On his second day, his teachers sent home the materials for him to make a craft–along with a note saying, “Henry just didn’t want to do this.  See if he’ll be more willing at home.”  The craft was ripping up red & yellow & green construction paper & then gluing it to the outline of an apple.  He saw that I had the construction paper & got really excited, so I handed it to him & then I watched him try desperately to grip  it tightly enough to rip a piece off with his other hand.  He let it fall to the ground and turned his back.  So I held the paper & let him rip with his good hand, and we had a blast doing the craft together ‘as a team’.  And it showed me that they didn’t spend quite enough time figuring out what was going on–he was actually desperate to do the craft just like the other kids, but he couldn’t.  And once he realized he couldn’t, he got cranky about it.  And then he said he didn’t want to do it because that’s the way this kid works–sour grapes isn’t even the word for it.  So I sent a note of my own back, reminding them that he has no feeling or gripping ability with his thumb & first two fingers, and might they please give him some additional help when the group project is something that he is not physically capable of doing unassisted.

And they were obviously better about that on Thursday–offering him a brush to use during painting when they realized that fingerpainting was too stimulating for his left hand.  (He’s also got a whole new slew of sensory issues to deal with as the nerves heal.  Yay.)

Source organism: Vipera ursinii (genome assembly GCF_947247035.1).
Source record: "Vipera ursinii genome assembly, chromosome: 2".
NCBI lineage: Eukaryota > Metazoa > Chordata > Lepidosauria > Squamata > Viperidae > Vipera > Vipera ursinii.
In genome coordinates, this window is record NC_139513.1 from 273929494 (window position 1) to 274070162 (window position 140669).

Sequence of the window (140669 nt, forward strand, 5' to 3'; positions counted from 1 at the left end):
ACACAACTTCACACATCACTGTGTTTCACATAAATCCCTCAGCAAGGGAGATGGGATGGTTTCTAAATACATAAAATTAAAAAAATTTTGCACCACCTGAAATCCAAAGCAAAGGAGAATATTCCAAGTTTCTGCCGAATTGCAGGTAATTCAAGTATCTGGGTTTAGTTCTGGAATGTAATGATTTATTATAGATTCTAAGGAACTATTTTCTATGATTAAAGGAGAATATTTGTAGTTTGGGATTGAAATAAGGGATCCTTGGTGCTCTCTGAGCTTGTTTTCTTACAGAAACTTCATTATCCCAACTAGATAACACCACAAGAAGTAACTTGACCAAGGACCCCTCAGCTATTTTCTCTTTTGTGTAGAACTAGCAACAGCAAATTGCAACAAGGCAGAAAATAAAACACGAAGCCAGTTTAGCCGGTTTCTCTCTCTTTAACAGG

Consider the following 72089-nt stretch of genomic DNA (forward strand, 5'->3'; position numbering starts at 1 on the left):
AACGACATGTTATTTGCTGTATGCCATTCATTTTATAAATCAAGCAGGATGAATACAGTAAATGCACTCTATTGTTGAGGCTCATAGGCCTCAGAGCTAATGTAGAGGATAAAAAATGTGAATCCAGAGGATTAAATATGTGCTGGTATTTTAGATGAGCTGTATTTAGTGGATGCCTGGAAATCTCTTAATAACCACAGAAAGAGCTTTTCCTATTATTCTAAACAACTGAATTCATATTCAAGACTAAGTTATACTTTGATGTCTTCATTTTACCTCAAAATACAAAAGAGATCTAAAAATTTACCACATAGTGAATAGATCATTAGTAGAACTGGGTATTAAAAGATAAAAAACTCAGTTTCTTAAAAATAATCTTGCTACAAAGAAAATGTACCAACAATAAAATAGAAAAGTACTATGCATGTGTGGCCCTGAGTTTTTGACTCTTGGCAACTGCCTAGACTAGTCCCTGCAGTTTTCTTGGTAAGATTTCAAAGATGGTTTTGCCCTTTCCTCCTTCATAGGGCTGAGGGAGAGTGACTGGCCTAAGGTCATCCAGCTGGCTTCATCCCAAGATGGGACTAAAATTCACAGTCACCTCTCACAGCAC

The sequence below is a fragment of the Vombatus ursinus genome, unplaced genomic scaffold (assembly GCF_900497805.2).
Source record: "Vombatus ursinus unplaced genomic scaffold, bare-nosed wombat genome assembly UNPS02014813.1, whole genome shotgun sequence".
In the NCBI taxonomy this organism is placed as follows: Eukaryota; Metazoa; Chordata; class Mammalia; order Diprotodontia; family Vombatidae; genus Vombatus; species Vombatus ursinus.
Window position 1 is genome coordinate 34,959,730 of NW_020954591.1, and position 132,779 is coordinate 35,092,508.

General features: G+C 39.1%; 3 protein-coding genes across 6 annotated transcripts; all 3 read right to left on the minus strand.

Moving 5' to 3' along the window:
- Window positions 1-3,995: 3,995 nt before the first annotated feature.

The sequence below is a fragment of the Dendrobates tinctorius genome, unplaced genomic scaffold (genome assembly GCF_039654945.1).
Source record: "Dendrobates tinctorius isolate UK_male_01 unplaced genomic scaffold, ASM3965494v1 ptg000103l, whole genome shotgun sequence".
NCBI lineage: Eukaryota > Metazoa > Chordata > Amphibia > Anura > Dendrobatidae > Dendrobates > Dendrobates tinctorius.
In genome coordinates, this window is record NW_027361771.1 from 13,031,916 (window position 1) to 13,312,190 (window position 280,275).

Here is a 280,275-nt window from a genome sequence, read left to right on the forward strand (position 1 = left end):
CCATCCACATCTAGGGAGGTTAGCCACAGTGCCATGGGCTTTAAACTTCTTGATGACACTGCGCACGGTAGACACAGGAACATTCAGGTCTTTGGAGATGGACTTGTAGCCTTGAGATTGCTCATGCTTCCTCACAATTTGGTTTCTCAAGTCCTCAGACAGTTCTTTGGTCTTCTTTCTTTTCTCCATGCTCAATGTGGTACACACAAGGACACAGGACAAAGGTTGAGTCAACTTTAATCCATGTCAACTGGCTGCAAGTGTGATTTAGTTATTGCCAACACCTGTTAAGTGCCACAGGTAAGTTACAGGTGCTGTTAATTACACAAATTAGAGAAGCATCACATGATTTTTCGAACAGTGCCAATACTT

And a much-anticipated visit with my parents was canceled at the last minute when my mom fell at home.  He keeps asking if today is the day they’re coming, and we keep explaining that they’re not, and unfortunately I think we spent so much time building up this visit for him to look forward to, that our explanations are just not sinking in.

It’s been a hard couple of weeks for the little guy.

3.  On the positive side, a friend of his from playgroup is in his preschool class and his mother and I are going to start walking on Thursdays while the kiddos are in school.  I like the little girl and I like her mom, and it’s nice to have some mom-time to look forward to each week.  She just lost a pregnancy at 17 weeks due to hyperemesis gravidarum.  My heart just broke for her, and I reached out and I’m so glad I did.  She’s someone who might become a real friend, and I’m delighted.

4.  We’re still harvesting tomatoes.  Lots and lots.   The quality isn’t as high as it was in the middle of August, but damn– garden tomatoes in the last few days of September?  Unheard of!

5.  It’s my anniversary today.  I’ve been married 5 years to the most wonderful man I’ve ever known.  If we have 55 more years together it won’t be enough.

He went out to ‘run errands’ and came back with a bunch of beautiful flowers for me.  We went out to dinner at the local ‘fancy’ Italian place.  Had some decent food and enjoyed ourselves thoroughly.  Now we’re home, hanging out in the library and generally having a lovely evening.  Life is good, and as the wee one adjusts to his new big boy routine, it will get even better.  (Or so I hope.  Life may be pretty much perfect, but having to calmly walk away while my son is screaming for me not to leave him?  That’s pretty horrible.  I’d like that to get better please.  And soon.)




7 comments to Small Things 9-27-13

  • jill

    We’ve had some separation issues with my 4 year old (though none as verbal and heart-wrenching as yours!), and here were some of the books that were recommended to us in addition to The Kissing Hand:

    Llama Llama Misses Mama – Dewey
    Mama Always Comes Home – Wilson
    The Invisible String – Karst